You have worked too hard to get admitted to med school to now allow a steep learning curve to come between you and the residency of your choice. Be sure to go that extra yard and ensure that you get the most out of your med school experience. (Once school starts, you will be hard pressed to find time to seek any needed assistance with your study skills and test preparation strategies.)
For quick reference, here are links to related books we have reviewed:
Medical School 2.0: An Unconventional Guide to Learn Faster, Ace the USMLE, and Get Into Your Top Choice Residency by Dr. David Larson
Simply put, this book delivers what the title promises. We viewed it similarly to the Cal Newport books on how to succeed in college. The editing is a bit sloppy, but if that’s our only complaint, it’s worthy of inclusion in our reviews!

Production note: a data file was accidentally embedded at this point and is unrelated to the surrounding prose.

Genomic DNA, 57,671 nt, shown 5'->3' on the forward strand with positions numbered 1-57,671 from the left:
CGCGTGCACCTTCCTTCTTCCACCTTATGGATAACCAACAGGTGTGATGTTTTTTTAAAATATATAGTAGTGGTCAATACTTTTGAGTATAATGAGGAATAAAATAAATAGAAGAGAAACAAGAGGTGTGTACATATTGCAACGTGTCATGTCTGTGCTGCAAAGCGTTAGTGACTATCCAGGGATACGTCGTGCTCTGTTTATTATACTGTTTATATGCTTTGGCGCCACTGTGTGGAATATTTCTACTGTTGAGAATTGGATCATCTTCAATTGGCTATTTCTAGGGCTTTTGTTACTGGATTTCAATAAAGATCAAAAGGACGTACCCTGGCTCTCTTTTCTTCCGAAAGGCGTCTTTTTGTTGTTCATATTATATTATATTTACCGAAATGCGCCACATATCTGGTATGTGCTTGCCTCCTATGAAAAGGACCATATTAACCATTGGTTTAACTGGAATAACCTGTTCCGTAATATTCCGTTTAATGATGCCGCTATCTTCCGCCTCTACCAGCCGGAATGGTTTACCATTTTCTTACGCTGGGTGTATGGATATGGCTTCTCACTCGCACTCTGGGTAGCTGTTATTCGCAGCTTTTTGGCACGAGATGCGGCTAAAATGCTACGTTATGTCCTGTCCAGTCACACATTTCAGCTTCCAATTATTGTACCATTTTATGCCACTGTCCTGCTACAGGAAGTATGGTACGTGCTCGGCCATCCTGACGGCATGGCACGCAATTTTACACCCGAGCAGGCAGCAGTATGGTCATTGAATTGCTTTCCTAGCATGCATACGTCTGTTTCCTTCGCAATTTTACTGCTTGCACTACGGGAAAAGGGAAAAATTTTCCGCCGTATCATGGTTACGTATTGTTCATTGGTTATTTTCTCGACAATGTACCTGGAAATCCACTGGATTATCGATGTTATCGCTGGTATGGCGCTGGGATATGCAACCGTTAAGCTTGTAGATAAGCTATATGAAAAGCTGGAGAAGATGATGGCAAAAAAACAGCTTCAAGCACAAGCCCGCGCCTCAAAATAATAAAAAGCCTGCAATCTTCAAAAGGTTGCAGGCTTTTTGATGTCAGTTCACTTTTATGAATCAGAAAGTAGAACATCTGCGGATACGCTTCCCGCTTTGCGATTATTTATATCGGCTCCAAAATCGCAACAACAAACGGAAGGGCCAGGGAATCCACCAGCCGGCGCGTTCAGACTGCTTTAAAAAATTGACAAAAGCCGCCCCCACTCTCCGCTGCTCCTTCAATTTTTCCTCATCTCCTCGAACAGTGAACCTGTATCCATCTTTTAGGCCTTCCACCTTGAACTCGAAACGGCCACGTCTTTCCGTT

First Aid for the USMLE Step 1 2019, 29th Edition by Tao Le and Vikas Bhushan
This 29th edition, 816 page behemoth has been crowned the “bible” of USMLE Step 1 preparation for good reason. Granted, this book may be about 2 years too early for most readers, but it’s definitely something to keep in mind for when the time comes. (And our alumni clients tell us that the time really does fly!) Additionally, if you believe you may be at risk for a low USMLE Step 1 score, early preparation could be very well advised!
Study Skills and Test-Taking Strategies for Medical Students by Deborah Shain
This Oklahoma Notes guide is an oldie but goodie specifically geared to top-performing undergraduate students who need to re-adjust their study skills and test-taking strategies for the rather alien world of med school. Specific study skills and exam-taking strategies to efficiently understand, analyze, and synthesize the voluminous data waiting for you in medical school are covered.
How to Study in Medical School, 2nd edition by Armin Kamyab, M.D.
The title doesn’t leave much to the imagination. But this second-edition guide is a straightforward relatively short (100 pages in paperback) explanation of a system for studying the basic sciences in med school. Additionally, the author happens to be a medical doctor with first-hand experience in the subject matter!